Storage Clips: EMC shrinks Centera

EMC releases a 4-node version of Centera aimed at smaller shops, but the price tag is still high.

Daily compilation of storage news:

EMC launches smaller Centera
EMC Corp. announced a 4-node version of its Centera content addressed storage archiving system aimed at smaller shops. The product holds 2.2 terabytes of storage, roughly half the capacity of the 8-node version, but supports the same number of objects, approximately 400 million. The list price for the 4-node Centera begins at $100,000, compared to the $148,000 starting price for the enterprise version.

NetApp claims 2,000 iSCSI deployments
Network Appliance Inc. (NetApp) announced 2,000 production deployments of its iSCSI SAN technology. According to the IDC Worldwide Quarterly Disk Storage Systems Tracker Q4 2004, NetApp remained the leader in the iSCSI storage market, with a 43% revenue share for 2004. Additionally, NetApp is the leader in the IP storage market (NAS and iSCSI), posting a 37.3% market share in 2004. NetApp's F800, FAS200, FAS900, V-Series and NearStore storage systems support iSCSI.

SAS plugfest a success
The SCSI Trade Association's recent SAS plugfest saw the largest SAS "system builds" to date. These setups contained more than 110 drives and were assembled through the cooperation of controller, HBA, expander, enclosure, drive and test equipment vendors. The vendors worked together to demonstrate the maturity of SAS technology and to verify that components and subsystems from many different vendors will interoperate. In addition to the large system tests, several new physical layer tests, developed by UNH-IOL, were inaugurated to help companies ensure that they have adequate design margins in their physical level designs.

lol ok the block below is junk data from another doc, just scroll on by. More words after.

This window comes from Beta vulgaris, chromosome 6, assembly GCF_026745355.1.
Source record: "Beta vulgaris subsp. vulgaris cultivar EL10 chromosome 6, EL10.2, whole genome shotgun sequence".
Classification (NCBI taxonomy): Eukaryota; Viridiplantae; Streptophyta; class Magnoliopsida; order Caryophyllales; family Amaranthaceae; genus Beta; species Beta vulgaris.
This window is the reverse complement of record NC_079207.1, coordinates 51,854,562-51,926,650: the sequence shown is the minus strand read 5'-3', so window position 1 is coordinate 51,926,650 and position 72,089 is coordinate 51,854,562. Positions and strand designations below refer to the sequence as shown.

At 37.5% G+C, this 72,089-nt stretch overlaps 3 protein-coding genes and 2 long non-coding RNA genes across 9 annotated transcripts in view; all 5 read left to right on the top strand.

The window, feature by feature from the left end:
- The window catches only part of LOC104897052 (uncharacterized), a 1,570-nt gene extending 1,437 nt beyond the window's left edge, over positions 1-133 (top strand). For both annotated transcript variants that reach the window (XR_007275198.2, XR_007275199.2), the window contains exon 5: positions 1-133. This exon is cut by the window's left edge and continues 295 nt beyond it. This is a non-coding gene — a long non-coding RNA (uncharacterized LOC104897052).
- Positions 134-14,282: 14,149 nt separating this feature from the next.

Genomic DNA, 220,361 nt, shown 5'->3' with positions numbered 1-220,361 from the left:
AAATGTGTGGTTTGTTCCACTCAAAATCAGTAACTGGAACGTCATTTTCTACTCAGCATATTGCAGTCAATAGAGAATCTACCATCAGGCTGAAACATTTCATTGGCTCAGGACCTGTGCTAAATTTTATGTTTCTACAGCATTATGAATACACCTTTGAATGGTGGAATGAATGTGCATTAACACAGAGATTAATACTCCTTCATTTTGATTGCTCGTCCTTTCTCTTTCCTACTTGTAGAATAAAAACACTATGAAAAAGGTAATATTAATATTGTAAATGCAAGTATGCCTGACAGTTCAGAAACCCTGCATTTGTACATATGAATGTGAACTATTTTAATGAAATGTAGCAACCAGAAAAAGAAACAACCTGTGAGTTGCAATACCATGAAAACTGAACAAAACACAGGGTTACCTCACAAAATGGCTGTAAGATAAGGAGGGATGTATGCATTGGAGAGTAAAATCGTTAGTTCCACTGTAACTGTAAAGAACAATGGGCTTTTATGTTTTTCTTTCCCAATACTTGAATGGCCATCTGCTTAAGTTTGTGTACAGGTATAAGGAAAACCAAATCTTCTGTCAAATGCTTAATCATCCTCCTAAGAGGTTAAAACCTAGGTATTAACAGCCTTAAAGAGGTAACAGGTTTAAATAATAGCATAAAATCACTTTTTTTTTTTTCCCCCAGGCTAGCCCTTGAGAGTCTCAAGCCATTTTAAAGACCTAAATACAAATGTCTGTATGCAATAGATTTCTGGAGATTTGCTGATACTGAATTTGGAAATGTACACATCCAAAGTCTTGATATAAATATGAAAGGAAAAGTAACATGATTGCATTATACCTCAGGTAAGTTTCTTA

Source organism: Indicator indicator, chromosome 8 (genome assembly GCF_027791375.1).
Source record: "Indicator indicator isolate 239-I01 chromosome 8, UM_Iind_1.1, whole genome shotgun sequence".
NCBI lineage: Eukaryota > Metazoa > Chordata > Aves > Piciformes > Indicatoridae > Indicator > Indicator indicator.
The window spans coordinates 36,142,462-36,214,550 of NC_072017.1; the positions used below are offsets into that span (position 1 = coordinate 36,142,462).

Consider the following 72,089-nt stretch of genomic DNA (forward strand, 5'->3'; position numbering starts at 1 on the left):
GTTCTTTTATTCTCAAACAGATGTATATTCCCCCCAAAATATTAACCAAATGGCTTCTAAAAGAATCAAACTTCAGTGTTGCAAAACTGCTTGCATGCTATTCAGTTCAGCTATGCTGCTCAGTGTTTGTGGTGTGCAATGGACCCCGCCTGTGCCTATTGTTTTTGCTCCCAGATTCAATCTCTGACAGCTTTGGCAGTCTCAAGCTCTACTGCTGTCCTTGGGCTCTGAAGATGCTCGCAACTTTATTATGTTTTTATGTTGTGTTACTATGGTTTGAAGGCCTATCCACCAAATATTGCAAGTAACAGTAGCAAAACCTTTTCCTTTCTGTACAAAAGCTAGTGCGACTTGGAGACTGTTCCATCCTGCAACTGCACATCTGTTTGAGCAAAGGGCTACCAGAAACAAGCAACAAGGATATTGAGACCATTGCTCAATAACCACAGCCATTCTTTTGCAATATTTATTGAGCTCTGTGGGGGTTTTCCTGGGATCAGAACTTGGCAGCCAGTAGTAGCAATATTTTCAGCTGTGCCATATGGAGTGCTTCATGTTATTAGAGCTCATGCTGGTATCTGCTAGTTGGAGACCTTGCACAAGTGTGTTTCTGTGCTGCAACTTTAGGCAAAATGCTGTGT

Asigra combats backup tape thefts
Using its agentless, multisite backup and recovery software, Asigra Inc.'s Televaulting allows administrators to encrypt and move enterprise-wide backup data via WAN or IP to remote locations around the globe without having to modify existing infrastructures or incurring client licensing fees, the company said. Data is encrypted at rest and in flight. With Televaulting, backup data is moved from multiple remote sites to a centralized off-site location in encrypted format, eliminating physical backup tapes, transit times and the uncertainties associated with ground or air transportation of data.

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